Within this essay we address sport film as particularly lustrous, affective and sensuous mediums onto which various socio-political trajectories become mapped and within which popular forms of culture are appropriated. Focusing on the 2004 Disney release of Miracle, we propose that the film is an emplotment of the past - a sanitized reconfiguration of history - that can best be understood through reference to the geo-political realities of the present: one in which the spectres of the Cold War are being rolled out in multiple popular cultural forms as part of the United States response to the events of September 11 2001. We argue the events of the 1980 Winter Olympic Games US ice hockey semi-final victory by the US over the USSR were detached from their historical moorings in the soft/ideological battles of the Cold War. Instead, as part of the commercially bastardized, insipid, yet seductively effervescent filmic popular, this 'great moment in sport history' re-emerged in our present, or more accurately, was narrated or retold, as a 'sanctioned' sporting discourse that mobilizes the affective orientation of popular-commodity-signs in the substantiation and appropriation of US corporo-political needs through a myopic expression of American jingoism, militarism and geo-political domination.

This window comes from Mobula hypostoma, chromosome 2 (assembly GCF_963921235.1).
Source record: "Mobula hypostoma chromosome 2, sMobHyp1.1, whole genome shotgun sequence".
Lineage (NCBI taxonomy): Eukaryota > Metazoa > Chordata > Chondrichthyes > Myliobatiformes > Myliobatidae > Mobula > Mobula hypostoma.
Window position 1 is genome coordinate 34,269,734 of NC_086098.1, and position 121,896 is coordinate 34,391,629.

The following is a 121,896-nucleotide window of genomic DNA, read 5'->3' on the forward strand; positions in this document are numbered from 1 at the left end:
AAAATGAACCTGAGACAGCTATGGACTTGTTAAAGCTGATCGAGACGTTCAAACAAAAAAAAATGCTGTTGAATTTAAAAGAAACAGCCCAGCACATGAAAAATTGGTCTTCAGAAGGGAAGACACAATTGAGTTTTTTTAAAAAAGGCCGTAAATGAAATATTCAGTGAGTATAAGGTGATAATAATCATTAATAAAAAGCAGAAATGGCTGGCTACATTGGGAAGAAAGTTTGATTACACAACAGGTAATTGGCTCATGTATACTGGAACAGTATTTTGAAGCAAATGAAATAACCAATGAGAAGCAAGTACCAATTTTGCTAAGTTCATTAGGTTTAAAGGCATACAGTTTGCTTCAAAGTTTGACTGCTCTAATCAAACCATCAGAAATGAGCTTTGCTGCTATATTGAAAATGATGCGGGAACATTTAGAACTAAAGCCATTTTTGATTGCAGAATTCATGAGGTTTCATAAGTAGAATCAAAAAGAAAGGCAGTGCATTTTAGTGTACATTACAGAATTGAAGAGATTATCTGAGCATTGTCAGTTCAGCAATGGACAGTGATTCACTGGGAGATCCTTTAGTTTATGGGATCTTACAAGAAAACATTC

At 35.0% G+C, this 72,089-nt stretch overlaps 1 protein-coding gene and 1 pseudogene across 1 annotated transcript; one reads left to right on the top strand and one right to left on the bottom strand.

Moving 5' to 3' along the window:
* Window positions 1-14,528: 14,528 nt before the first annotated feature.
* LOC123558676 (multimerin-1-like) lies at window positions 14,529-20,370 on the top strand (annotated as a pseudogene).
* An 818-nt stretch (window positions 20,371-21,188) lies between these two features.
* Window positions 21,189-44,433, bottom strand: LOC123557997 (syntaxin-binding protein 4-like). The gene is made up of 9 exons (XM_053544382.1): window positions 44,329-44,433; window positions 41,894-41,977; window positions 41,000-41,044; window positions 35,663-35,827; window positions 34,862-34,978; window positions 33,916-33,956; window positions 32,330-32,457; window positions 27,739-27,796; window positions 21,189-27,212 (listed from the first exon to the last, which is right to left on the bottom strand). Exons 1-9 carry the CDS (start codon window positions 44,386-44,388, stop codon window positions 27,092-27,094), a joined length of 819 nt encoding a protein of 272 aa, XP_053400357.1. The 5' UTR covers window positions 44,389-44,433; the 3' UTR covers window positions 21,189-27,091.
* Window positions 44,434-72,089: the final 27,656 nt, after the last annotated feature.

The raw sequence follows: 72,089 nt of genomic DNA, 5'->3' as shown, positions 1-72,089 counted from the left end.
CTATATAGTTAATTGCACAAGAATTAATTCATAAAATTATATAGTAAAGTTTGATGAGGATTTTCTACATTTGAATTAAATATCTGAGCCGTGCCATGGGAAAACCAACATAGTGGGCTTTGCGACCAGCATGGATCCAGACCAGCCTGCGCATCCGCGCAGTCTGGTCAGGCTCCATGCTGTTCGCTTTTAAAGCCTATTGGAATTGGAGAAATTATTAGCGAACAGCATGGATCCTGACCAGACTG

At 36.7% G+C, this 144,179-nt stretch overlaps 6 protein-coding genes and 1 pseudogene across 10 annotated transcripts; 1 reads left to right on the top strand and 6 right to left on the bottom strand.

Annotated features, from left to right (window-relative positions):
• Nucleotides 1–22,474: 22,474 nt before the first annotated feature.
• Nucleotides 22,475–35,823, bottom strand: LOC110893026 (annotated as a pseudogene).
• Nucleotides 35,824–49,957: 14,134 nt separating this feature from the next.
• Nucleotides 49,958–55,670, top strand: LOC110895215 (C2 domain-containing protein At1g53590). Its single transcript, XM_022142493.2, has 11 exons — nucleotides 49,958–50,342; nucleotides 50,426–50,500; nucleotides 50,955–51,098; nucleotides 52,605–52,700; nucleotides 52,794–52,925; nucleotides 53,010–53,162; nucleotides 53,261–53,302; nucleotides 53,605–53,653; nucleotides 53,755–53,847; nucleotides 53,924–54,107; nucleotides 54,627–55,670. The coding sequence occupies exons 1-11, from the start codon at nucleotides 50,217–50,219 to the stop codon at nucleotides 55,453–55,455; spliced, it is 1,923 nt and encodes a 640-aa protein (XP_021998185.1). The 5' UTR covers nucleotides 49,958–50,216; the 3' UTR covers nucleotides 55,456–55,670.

All Science Journal Classification (ASJC) codes
- Cultural Studies